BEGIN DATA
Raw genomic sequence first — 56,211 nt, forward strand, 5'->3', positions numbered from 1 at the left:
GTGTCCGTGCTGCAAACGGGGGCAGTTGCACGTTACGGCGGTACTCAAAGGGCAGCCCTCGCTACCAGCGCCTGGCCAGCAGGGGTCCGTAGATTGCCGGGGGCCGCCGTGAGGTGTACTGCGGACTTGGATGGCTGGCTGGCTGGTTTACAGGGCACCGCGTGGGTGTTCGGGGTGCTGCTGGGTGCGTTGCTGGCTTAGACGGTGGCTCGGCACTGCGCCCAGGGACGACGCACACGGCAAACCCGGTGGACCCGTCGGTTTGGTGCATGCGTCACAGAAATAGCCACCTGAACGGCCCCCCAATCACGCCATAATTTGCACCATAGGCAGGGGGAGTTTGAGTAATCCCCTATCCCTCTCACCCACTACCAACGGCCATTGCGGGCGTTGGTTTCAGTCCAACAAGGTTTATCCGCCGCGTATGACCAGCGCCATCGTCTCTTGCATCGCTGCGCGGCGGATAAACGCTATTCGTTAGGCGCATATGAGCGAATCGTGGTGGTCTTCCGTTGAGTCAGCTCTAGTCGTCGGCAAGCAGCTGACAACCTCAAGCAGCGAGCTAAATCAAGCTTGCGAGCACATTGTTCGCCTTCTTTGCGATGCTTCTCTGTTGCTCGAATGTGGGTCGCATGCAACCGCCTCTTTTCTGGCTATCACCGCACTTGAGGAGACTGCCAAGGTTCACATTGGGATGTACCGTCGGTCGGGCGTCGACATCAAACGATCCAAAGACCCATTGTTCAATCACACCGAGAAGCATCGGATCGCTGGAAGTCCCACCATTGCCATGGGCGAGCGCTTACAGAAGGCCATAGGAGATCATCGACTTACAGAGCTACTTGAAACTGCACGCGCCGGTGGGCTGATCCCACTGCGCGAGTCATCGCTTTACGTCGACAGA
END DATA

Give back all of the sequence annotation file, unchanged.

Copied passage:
Raw genomic sequence first — 56,211 nt, forward strand, 5'->3', positions numbered from 1 at the left:
GTGTCCGTGCTGCAAACGGGGGCAGTTGCACGTTACGGCGGTACTCAAAGGGCAGCCCTCGCTACCAGCGCCTGGCCAGCAGGGGTCCGTAGATTGCCGGGGGCCGCCGTGAGGTGTACTGCGGACTTGGATGGCTGGCTGGCTGGTTTACAGGGCACCGCGTGGGTGTTCGGGGTGCTGCTGGGTGCGTTGCTGGCTTAGACGGTGGCTCGGCACTGCGCCCAGGGACGACGCACACGGCAAACCCGGTGGACCCGTCGGTTTGGTGCATGCGTCACAGAAATAGCCACCTGAACGGCCCCCCAATCACGCCATAATTTGCACCATAGGCAGGGGGAGTTTGAGTAATCCCCTATCCCTCTCACCCACTACCAACGGCCATTGCGGGCGTTGGTTTCAGTCCAACAAGGTTTATCCGCCGCGTATGACCAGCGCCATCGTCTCTTGCATCGCTGCGCGGCGGATAAACGCTATTCGTTAGGCGCATATGAGCGAATCGTGGTGGTCTTCCGTTGAGTCAGCTCTAGTCGTCGGCAAGCAGCTGACAACCTCAAGCAGCGAGCTAAATCAAGCTTGCGAGCACATTGTTCGCCTTCTTTGCGATGCTTCTCTGTTGCTCGAATGTGGGTCGCATGCAACCGCCTCTTTTCTGGCTATCACCGCACTTGAGGAGACTGCCAAGGTTCACATTGGGATGTACCGTCGGTCGGGCGTCGACATCAAACGATCCAAAGACCCATTGTTCAATCACACCGAGAAGCATCGGATCGCTGGAAGTCCCACCATTGCCATGGGCGAGCGCTTACAGAAGGCCATAGGAGATCATCGACTTACAGAGCTACTTGAAACTGCACGCGCCGGTGGGCTGATCCCACTGCGCGAGTCATCGCTTTACGTCGACAGA